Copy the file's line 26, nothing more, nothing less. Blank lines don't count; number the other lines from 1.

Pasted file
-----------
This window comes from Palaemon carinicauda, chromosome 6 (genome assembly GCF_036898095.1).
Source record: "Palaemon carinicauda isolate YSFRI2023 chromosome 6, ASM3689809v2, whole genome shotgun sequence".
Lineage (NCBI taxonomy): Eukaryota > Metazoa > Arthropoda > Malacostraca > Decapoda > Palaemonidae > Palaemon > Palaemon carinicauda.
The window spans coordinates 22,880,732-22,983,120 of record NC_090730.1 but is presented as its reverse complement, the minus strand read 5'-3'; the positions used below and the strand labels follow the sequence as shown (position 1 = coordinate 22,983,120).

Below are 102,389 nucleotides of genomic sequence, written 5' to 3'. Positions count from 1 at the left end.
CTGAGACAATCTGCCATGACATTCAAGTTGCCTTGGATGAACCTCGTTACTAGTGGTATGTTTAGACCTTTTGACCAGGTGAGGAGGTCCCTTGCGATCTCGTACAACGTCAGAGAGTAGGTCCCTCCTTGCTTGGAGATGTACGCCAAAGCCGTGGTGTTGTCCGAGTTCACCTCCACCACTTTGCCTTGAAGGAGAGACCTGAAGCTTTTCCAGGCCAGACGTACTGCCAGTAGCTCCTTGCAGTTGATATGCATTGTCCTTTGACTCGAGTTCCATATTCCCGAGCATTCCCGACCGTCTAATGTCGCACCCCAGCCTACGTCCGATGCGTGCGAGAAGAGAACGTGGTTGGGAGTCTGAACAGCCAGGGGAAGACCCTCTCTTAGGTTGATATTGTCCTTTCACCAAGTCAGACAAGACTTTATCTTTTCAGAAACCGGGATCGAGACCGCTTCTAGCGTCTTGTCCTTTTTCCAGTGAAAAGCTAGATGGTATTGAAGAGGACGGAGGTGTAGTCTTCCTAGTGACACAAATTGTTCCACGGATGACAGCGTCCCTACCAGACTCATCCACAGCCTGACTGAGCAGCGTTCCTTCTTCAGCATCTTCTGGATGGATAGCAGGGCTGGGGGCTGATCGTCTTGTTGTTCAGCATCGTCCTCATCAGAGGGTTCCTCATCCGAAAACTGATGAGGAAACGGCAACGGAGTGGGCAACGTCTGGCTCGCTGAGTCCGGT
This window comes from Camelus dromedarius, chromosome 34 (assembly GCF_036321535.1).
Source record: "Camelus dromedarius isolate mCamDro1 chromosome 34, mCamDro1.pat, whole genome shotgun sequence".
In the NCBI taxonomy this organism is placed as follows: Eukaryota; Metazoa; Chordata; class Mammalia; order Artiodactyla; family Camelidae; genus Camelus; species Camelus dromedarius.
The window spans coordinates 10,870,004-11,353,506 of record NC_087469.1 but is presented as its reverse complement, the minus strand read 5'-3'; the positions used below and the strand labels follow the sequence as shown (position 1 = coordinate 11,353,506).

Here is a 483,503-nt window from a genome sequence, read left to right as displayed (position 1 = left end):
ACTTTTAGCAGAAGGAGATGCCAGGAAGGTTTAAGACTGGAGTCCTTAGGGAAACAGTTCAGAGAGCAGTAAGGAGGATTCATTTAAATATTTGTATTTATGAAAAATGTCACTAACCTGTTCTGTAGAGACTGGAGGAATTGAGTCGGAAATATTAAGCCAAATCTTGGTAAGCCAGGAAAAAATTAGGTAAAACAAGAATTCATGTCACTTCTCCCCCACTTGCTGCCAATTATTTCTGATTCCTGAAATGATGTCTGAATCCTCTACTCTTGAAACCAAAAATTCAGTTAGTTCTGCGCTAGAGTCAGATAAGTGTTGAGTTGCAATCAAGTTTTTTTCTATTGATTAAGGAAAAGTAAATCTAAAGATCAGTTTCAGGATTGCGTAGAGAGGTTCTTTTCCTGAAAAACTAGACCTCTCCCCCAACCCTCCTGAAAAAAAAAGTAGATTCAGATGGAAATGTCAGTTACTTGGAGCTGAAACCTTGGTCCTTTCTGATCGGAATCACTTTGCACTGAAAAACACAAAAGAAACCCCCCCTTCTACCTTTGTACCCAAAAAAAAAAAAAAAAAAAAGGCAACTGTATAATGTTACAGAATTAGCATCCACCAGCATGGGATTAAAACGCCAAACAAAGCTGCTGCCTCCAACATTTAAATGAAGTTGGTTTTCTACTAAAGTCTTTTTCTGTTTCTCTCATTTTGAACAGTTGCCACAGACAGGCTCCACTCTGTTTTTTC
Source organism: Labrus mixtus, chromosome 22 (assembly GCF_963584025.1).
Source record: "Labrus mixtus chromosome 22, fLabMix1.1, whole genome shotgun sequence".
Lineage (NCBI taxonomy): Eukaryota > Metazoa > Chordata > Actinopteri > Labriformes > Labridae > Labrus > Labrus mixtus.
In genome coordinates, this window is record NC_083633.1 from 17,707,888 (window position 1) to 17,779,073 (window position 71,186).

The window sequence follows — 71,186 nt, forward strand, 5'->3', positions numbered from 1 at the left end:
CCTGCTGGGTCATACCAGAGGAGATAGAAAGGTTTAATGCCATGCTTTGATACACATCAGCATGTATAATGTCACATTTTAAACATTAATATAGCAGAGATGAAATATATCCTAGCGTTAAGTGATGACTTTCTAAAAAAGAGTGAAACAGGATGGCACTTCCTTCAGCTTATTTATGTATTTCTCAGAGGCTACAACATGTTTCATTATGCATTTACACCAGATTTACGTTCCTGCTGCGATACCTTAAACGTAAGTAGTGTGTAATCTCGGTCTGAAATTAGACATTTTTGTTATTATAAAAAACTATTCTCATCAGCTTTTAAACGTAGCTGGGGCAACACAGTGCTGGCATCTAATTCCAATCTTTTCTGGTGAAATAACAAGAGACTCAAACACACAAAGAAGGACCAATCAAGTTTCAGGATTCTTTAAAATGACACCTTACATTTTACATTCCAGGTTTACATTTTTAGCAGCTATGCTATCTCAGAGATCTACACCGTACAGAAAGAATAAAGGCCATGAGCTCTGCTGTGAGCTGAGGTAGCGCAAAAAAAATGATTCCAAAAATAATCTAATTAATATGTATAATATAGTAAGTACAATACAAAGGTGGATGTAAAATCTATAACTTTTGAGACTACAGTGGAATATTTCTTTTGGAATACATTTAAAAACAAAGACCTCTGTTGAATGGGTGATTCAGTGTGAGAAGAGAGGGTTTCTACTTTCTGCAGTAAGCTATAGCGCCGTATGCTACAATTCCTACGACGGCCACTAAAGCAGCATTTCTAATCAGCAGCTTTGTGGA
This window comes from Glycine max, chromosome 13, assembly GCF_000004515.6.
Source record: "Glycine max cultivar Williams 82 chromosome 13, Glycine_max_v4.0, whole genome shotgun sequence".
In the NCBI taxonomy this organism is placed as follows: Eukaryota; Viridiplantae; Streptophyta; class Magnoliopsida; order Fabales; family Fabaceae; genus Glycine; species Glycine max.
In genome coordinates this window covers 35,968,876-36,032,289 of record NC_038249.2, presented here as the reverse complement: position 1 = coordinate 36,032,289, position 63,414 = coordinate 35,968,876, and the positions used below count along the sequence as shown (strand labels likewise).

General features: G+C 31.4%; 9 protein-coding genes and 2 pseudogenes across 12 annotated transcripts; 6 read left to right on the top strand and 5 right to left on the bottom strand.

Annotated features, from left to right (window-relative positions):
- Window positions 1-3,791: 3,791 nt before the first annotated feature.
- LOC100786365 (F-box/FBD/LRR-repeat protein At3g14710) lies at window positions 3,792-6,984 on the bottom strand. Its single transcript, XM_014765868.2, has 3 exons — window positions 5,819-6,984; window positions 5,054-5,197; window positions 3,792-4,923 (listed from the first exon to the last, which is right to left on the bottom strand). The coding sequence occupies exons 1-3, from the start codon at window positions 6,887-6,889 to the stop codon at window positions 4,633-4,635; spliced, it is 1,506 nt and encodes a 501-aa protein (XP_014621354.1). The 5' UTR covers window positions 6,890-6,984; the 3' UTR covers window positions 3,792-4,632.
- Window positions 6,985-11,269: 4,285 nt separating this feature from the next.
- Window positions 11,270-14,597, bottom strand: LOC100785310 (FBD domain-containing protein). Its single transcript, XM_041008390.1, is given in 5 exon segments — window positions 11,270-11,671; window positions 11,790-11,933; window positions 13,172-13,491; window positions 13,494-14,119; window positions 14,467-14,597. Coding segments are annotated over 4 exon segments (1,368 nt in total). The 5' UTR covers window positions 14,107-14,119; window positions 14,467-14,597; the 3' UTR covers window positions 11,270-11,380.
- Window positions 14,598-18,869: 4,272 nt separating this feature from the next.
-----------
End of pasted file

- LOC100786365 (F-box/FBD/LRR-repeat protein At3g14710) lies at window positions 3,792-6,984 on the bottom strand. Its single transcript, XM_014765868.2, has 3 exons — window positions 5,819-6,984; window positions 5,054-5,197; window positions 3,792-4,923 (listed from the first exon to the last, which is right to left on the bottom strand). The coding sequence occupies exons 1-3, from the start codon at window positions 6,887-6,889 to the stop codon at window positions 4,633-4,635; spliced, it is 1,506 nt and encodes a 501-aa protein (XP_014621354.1). The 5' UTR covers window positions 6,890-6,984; the 3' UTR covers window positions 3,792-4,632.